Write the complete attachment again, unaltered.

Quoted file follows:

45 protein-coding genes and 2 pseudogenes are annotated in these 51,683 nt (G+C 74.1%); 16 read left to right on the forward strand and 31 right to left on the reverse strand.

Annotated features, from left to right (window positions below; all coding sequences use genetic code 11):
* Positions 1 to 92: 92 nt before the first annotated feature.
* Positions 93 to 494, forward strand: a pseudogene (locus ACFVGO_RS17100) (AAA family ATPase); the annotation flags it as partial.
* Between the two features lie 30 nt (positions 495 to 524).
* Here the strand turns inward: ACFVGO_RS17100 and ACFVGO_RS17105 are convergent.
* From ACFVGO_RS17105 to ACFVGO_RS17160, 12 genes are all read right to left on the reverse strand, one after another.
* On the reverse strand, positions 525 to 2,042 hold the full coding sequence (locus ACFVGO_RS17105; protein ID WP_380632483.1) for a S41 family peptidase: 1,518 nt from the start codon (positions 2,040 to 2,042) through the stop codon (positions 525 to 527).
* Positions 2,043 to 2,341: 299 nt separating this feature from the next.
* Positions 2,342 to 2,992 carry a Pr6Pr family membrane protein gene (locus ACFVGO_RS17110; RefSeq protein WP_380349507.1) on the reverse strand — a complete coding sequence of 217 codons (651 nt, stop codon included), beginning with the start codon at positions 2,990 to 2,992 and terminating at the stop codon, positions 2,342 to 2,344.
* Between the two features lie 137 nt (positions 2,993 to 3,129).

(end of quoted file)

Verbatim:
45 protein-coding genes and 2 pseudogenes are annotated in these 51,683 nt (G+C 74.1%); 16 read left to right on the forward strand and 31 right to left on the reverse strand.

Annotated features, from left to right (window positions below; all coding sequences use genetic code 11):
* Positions 1 to 92: 92 nt before the first annotated feature.
* Positions 93 to 494, forward strand: a pseudogene (locus ACFVGO_RS17100) (AAA family ATPase); the annotation flags it as partial.
* Between the two features lie 30 nt (positions 495 to 524).
* Here the strand turns inward: ACFVGO_RS17100 and ACFVGO_RS17105 are convergent.
* From ACFVGO_RS17105 to ACFVGO_RS17160, 12 genes are all read right to left on the reverse strand, one after another.
* On the reverse strand, positions 525 to 2,042 hold the full coding sequence (locus ACFVGO_RS17105; protein ID WP_380632483.1) for a S41 family peptidase: 1,518 nt from the start codon (positions 2,040 to 2,042) through the stop codon (positions 525 to 527).
* Positions 2,043 to 2,341: 299 nt separating this feature from the next.
* Positions 2,342 to 2,992 carry a Pr6Pr family membrane protein gene (locus ACFVGO_RS17110; RefSeq protein WP_380349507.1) on the reverse strand — a complete coding sequence of 217 codons (651 nt, stop codon included), beginning with the start codon at positions 2,990 to 2,992 and terminating at the stop codon, positions 2,342 to 2,344.
* Between the two features lie 137 nt (positions 2,993 to 3,129).